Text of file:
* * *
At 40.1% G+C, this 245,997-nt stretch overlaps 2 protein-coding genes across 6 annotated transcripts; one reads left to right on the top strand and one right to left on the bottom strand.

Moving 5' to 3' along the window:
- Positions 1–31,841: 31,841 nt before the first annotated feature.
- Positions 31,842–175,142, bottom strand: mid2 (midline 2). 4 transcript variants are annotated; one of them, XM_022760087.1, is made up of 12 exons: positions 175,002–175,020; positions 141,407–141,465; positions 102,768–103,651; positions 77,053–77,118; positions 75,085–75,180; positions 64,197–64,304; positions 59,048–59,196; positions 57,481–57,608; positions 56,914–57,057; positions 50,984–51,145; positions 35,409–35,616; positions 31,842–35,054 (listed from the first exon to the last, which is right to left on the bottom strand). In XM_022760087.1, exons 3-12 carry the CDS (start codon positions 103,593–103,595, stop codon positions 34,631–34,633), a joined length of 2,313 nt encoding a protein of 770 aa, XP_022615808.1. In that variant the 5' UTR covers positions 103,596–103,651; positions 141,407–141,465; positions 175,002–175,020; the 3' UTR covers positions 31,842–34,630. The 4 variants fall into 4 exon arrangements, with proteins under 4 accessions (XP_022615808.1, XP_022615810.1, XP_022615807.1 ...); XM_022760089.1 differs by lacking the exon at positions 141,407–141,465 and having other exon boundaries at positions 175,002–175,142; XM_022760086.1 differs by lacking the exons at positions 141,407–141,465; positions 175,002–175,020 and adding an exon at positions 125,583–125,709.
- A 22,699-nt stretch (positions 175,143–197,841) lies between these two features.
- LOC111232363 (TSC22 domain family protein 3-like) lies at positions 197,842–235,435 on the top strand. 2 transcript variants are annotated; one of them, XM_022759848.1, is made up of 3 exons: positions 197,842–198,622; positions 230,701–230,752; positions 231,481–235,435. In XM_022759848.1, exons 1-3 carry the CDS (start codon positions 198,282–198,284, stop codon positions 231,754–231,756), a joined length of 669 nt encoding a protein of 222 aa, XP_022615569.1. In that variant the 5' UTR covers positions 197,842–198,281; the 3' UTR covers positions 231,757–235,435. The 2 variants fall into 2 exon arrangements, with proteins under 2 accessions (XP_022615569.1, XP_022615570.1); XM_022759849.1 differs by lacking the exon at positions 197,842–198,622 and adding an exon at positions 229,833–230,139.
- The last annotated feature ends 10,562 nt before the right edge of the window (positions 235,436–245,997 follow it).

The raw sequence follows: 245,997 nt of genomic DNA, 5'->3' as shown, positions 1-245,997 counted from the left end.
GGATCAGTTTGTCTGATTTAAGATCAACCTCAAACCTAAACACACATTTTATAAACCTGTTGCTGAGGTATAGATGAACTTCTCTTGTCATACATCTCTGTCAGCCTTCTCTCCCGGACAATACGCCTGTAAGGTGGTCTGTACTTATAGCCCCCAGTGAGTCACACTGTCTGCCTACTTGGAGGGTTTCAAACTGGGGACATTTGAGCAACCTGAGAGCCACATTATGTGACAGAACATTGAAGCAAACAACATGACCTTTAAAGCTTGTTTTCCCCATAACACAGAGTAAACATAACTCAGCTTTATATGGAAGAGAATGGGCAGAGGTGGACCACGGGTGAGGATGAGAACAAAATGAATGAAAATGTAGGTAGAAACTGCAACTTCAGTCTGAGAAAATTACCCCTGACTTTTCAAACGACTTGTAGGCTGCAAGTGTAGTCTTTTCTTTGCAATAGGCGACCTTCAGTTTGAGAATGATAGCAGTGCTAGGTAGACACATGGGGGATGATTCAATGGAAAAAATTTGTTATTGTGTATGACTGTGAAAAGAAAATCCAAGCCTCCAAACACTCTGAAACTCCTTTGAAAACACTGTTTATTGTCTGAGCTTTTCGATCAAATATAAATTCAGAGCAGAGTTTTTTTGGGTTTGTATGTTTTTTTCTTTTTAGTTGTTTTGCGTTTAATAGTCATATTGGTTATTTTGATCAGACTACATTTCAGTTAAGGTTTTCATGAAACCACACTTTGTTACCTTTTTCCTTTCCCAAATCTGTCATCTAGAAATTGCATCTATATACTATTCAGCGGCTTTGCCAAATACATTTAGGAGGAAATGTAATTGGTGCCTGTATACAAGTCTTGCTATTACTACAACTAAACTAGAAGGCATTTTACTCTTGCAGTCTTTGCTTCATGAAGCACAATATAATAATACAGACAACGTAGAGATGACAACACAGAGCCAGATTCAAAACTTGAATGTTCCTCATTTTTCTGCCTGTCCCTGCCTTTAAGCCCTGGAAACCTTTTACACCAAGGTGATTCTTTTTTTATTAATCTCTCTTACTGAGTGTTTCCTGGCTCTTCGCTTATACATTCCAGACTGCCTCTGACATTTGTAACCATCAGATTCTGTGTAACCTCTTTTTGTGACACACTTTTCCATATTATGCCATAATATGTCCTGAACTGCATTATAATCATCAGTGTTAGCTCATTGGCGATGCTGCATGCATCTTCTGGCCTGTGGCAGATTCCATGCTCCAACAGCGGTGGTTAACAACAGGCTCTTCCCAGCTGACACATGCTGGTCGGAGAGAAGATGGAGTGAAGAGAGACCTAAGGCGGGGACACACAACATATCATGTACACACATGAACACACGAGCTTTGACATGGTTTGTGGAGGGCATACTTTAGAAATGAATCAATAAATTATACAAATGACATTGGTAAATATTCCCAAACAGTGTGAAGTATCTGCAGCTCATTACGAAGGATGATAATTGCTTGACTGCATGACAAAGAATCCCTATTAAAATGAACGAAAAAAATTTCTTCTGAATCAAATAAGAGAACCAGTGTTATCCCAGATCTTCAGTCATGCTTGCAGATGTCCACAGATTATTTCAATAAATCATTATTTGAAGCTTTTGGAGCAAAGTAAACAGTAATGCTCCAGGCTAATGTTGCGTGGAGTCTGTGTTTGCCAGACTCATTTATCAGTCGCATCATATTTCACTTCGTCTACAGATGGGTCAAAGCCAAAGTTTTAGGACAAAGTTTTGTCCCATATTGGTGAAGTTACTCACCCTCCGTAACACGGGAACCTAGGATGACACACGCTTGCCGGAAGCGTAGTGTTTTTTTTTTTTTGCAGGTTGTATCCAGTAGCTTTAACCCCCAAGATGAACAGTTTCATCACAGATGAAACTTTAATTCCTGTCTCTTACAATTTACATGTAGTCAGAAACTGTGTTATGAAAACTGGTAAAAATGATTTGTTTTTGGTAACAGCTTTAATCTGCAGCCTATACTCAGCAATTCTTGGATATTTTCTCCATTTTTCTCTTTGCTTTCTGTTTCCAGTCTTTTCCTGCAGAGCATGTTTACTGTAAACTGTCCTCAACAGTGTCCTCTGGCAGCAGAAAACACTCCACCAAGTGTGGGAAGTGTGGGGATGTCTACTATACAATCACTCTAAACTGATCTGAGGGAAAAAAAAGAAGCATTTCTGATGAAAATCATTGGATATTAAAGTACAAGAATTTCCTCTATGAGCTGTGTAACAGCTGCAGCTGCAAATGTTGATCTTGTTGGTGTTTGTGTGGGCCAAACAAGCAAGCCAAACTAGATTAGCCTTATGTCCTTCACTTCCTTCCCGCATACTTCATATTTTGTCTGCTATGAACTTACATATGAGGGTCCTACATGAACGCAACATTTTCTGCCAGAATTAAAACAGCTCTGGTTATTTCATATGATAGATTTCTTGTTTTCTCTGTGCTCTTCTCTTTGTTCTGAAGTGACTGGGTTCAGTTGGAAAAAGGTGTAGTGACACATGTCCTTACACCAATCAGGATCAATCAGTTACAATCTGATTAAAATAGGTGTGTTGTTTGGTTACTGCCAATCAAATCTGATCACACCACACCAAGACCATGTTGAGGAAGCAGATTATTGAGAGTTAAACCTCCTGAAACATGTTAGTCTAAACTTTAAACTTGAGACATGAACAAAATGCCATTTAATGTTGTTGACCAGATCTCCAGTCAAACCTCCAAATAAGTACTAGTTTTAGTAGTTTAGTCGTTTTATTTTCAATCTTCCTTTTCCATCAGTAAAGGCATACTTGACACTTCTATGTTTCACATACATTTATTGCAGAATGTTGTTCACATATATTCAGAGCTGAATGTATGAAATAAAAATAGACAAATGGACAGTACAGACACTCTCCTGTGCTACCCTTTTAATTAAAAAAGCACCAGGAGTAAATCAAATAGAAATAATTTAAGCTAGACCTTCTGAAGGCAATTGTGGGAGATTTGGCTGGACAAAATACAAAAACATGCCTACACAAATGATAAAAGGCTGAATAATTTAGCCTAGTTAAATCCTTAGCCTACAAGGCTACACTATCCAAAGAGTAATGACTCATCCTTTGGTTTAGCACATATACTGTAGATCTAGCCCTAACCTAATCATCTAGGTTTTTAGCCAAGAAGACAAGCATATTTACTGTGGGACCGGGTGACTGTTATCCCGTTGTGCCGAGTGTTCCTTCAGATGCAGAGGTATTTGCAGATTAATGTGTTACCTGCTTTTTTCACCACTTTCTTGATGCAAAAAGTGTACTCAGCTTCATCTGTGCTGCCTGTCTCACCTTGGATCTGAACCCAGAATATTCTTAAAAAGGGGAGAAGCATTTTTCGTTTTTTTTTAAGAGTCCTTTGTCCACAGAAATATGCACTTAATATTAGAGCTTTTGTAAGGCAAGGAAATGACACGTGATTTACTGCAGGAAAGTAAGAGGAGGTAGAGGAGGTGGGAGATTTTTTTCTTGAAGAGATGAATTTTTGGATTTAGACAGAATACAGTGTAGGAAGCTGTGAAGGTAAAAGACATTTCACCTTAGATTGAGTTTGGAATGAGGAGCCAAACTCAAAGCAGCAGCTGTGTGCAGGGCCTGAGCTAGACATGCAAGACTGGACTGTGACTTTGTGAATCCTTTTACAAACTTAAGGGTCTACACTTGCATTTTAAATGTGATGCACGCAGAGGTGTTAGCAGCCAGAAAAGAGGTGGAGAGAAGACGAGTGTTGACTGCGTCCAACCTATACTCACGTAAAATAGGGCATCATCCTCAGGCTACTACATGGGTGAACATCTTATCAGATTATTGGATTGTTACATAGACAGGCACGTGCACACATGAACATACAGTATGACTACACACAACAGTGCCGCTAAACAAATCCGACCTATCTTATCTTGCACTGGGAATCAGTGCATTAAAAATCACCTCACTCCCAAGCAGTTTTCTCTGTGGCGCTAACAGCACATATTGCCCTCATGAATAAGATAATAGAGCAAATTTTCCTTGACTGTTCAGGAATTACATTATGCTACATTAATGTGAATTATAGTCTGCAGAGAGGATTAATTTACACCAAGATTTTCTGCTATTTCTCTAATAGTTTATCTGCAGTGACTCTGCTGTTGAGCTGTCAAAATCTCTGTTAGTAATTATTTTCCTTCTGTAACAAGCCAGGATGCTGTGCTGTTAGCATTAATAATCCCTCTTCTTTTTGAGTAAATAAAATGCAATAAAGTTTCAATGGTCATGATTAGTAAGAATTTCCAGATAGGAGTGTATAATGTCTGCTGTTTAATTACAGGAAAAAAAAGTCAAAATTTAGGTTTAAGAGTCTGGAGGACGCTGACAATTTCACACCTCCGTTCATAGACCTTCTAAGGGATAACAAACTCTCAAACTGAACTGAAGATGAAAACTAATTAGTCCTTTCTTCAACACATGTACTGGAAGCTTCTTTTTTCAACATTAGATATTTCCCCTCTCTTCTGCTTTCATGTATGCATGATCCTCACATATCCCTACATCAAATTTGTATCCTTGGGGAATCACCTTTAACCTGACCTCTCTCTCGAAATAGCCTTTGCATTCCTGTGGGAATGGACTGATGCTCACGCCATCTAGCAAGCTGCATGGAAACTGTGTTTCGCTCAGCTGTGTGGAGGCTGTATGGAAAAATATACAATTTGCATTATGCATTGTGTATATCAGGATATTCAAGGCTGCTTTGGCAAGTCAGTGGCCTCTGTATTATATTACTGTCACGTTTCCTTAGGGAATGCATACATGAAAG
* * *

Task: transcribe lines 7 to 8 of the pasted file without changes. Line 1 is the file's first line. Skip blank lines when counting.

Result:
- The last annotated feature ends 10,562 nt before the right edge of the window (positions 235,436–245,997 follow it).

The raw sequence follows: 245,997 nt of genomic DNA, 5'->3' as shown, positions 1-245,997 counted from the left end.